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The only things Bear quarterback Jim McMahon throws at wide receiver Willie Gault these days are verbal barbs.

"Football's on his mind," McMahon said sarcastically after Gault took a day off from camp to attend a Lay Witnesses for Christ program at the Olympics.

Coach Mike Ditka gave Gault permission for the trip but now may be regretting the decision because it widened the rift between Gault and his teammates—especially McMahon—who question Gault's commitment to football. Gault missed most of last year's camp while competing in track and has had a hard time learning his routes. But when his production slipped near the end of the season, he claimed that McMahon was overlooking him.

Says McMahon, "I told him last year, 'If you don't run the right route or you don't catch the ball, you won't see the football.' If I yell at him, it's not because he's Willie Gault. It's because I want to make him better, and I want to make myself not look like an ass because I threw him an out and he went deep."

This year Gault missed a May mini-camp to attend a hearing at which he sought to have his amateur track status reinstated—it wasn't—and was the only veteran receiver who failed to report to training camp early.

"Willie's going to have to work this year," McMahon says. "That's not me talking, that's the coaches."

Gault seems unfazed. "We have too many people around here worrying about other people," he says.

Falcon tight end Arthur Cox was all set to have arthroscopic surgery July 30 on his right knee...until Dr. John Garrett discovered his patient hadn't followed doctor's orders.

"Did you have anything to eat or drink after midnight?" Garrett asked.

"No," said Cox, "but I had a big breakfast this morning."

The surgery was rescheduled for the next day.

J. William Oldenburg, the financially troubled owner of the USFL's L.A. Express, will try almost anything to keep the team afloat. A few days after Gene Klein sold his 56% share of the San Diego Chargers, Oldenburg asked Klein to buy into the Express. Klein declined.

Talk about contract demands...Ronnie Lott, the 49ers' All-Pro cornerback, who held out nine days before signing for four years and an estimated $2.6 million, refused to give any ground on one aspect of his contract: two season tickets to Golden State Warrior games. But that's nothing compared with teammate Fred Dean's laundry list. Dean wants deferred payments over 25 years, life and health insurance for the next 25 years, two round-trip airline tickets from either Shreveport, La. or San Diego to all 49er games, two suites at all away games in which he competes and a room and meal money the entire week before any future Super Bowls in which the 49ers compete. Says a 49er exec, "That's not a contract. Those are adoption papers. He is filing to be known as Freddie DeBartolo."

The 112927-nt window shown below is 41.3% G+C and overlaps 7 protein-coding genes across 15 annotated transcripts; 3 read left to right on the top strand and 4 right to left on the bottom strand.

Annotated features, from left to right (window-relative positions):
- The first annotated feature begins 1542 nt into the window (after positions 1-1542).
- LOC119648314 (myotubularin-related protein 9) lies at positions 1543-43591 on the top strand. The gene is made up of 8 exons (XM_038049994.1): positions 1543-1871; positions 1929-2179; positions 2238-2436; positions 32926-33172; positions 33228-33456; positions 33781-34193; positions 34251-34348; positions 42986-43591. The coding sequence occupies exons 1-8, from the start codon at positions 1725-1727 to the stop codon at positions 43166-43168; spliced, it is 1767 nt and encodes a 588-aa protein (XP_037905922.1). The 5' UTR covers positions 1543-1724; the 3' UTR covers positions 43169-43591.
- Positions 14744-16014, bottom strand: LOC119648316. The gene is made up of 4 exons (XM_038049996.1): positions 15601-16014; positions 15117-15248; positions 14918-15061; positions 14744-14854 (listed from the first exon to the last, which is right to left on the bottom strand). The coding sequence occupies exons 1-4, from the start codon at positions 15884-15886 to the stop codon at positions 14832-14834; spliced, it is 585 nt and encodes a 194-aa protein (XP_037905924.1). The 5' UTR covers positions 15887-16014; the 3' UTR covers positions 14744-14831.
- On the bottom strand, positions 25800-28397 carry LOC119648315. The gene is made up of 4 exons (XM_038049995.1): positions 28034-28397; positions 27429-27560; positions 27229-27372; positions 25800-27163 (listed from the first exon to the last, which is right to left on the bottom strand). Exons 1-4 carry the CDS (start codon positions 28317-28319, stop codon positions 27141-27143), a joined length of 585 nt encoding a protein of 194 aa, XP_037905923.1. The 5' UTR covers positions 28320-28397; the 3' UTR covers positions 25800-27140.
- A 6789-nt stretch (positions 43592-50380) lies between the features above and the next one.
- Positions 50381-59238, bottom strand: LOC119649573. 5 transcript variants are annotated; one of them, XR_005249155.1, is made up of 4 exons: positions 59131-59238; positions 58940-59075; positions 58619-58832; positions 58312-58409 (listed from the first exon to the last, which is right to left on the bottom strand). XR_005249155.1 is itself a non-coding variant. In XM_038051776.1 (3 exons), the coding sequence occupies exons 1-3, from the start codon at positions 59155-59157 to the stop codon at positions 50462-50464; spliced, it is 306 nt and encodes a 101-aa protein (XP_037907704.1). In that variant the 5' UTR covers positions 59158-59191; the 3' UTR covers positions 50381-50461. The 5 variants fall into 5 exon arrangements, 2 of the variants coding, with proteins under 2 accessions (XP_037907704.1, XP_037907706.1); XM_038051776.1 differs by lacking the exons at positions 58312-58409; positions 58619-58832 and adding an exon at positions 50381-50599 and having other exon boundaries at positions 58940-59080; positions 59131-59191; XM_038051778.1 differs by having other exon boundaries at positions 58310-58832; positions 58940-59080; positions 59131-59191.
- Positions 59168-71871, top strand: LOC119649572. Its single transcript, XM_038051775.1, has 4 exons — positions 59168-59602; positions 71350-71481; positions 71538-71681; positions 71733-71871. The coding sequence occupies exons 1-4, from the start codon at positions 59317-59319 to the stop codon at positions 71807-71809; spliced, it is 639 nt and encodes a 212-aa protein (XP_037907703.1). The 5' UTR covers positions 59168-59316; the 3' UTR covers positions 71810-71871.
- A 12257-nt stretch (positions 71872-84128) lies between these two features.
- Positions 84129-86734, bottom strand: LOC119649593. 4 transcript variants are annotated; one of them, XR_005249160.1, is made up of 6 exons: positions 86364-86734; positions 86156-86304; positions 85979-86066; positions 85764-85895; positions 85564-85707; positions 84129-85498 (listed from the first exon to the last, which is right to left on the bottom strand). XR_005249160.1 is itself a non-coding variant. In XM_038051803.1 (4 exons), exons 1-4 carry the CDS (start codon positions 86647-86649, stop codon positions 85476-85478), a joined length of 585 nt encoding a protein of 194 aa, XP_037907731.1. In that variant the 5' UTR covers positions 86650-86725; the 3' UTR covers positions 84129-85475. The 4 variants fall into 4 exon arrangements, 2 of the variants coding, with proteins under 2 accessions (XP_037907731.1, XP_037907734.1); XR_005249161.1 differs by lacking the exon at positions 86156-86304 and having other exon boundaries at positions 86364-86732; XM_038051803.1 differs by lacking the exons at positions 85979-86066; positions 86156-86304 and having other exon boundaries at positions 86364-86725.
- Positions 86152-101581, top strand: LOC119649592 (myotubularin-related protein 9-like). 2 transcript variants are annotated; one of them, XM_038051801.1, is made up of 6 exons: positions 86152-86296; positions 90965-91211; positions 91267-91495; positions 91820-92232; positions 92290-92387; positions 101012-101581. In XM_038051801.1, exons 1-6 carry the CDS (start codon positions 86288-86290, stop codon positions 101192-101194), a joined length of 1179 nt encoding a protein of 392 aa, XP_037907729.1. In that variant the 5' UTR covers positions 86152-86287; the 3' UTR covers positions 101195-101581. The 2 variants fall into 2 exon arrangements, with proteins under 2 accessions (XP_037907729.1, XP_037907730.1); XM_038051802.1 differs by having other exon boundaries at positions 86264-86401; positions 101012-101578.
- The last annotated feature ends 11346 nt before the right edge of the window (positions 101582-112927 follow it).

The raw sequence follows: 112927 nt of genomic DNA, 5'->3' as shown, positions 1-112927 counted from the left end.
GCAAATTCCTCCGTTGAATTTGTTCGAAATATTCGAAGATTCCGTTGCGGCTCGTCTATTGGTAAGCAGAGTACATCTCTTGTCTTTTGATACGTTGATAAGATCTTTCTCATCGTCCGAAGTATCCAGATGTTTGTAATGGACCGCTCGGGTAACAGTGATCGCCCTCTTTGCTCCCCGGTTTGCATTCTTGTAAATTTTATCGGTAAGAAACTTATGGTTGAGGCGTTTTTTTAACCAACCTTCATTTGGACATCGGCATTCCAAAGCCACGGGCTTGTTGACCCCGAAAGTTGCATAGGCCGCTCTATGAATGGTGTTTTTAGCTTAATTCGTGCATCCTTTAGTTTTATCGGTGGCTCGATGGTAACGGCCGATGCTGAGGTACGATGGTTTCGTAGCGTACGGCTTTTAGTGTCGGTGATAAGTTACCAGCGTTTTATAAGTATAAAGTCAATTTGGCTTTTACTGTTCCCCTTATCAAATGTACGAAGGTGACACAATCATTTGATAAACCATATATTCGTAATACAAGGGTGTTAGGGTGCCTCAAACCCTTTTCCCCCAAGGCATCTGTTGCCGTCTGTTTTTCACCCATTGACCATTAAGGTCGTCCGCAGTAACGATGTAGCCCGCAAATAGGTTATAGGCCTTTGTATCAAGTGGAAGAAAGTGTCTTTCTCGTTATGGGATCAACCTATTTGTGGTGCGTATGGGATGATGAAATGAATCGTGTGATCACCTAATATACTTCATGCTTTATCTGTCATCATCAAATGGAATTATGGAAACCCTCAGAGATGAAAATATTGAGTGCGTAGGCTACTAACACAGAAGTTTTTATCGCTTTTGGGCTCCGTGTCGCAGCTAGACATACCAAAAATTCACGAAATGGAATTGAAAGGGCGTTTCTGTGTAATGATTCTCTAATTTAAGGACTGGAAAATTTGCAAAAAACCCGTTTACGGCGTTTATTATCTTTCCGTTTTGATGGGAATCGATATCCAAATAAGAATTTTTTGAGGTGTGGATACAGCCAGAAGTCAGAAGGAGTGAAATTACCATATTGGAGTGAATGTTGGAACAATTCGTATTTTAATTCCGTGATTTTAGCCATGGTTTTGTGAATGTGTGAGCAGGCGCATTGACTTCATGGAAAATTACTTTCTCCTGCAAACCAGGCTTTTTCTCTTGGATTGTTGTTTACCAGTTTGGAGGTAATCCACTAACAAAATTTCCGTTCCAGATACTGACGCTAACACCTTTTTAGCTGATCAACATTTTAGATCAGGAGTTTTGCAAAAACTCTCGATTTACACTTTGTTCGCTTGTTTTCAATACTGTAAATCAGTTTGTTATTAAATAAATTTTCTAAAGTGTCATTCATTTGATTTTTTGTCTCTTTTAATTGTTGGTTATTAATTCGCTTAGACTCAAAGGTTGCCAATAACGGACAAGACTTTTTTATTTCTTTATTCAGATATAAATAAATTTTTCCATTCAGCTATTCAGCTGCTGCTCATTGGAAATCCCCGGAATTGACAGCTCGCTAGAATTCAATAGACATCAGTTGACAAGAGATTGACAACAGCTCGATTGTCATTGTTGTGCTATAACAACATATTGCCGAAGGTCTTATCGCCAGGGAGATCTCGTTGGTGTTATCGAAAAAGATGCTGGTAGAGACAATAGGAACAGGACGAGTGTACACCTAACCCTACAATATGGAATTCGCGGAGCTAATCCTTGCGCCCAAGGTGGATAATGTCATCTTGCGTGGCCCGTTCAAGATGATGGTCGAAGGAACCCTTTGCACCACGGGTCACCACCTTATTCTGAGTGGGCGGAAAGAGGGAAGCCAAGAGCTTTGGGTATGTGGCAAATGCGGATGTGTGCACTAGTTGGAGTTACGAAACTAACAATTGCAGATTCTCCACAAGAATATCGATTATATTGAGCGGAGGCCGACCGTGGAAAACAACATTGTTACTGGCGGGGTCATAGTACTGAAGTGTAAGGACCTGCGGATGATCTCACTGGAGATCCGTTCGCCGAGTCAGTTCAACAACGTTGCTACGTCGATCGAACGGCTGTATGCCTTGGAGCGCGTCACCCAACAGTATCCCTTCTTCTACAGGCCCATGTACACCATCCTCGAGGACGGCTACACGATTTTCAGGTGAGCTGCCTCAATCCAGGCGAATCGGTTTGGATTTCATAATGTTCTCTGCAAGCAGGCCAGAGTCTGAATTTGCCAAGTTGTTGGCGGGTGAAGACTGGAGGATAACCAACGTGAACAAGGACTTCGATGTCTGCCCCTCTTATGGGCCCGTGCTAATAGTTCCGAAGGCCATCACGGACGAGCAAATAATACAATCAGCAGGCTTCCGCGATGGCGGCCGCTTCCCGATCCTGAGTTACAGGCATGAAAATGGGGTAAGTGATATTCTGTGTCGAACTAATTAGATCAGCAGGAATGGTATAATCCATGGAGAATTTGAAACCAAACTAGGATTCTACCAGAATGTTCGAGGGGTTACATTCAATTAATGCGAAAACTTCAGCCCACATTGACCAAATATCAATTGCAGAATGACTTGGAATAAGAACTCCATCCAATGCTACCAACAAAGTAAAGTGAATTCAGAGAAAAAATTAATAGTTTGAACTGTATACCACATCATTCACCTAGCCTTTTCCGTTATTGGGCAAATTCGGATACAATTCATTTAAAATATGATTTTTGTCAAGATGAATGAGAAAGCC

At first, the injury to Eric Dickerson seemed serious. He and Ram safety Nolan Cromwell were sprinting toward each other in a non-contact passing drill, both focusing on the flight of the ball, when Cromwell's shoulder' pads caught Dickerson's jaw and snapped the runner's head back. Dickerson's left side went numb, and his feet crumbled underneath him. He lay motionless on the ground.

Coach John Robinson immediately canceled practice, 30 minutes early.

Dickerson remained absolutely still for nearly half an hour. His teammates stood over him, awaiting paramedics. His mind, however, never stopped racing.

"I was praying a lot," he says. "I think if they'd said I couldn't ever play football again, but that I'd be able to walk, I'd have said. That's fantastic.' "

What did Dickerson think about on the way to the hospital? "Here I am strapped down, my right shoe killing me because the toepiece on it is pinching me, and then there's this fly landing in my mouth, in my eyes, down around my ankles," he says. "I keep asking. 'Will somebody kill this fly?' I figured if I could kill this fly, I would be all right."

The injury was diagnosed as a severe cervical sprain, and Dickerson was told he'd be back on the field in seven days. But that didn't make the frightening memory go away.

"I'm never again running that cut route." Dickerson said of the play, a 15-yard post with a quick cut to the middle. "It's out of my playbook. If they call it, I'll just bat the ball down. That route's what I call a knockout route."


Dickerson feared he'd never run again.



The Cincinnati Bengals lost three defensive backs in their preseason opener against the New York Jets, leaving only six healthy bodies in camp. No wonder Dick LeBeau, the defensive coordinator/backfield coach, had a horrified look on his face when he noticed Bobby Kemp, the Bengals' starting strong safety, bent over on the sideline at practice, his back locked. LeBeau rushed over to Kemp. "Are you all right, Bobby?" he asked, out of breath. "Did your back go out?"

Kemp didn't straighten up. Instead, he began slowly moving a finger through the grass. "Oh, I'm O.K., Coach," Kemp said. "But I just found a white caterpillar. I've never seen a white caterpillar before."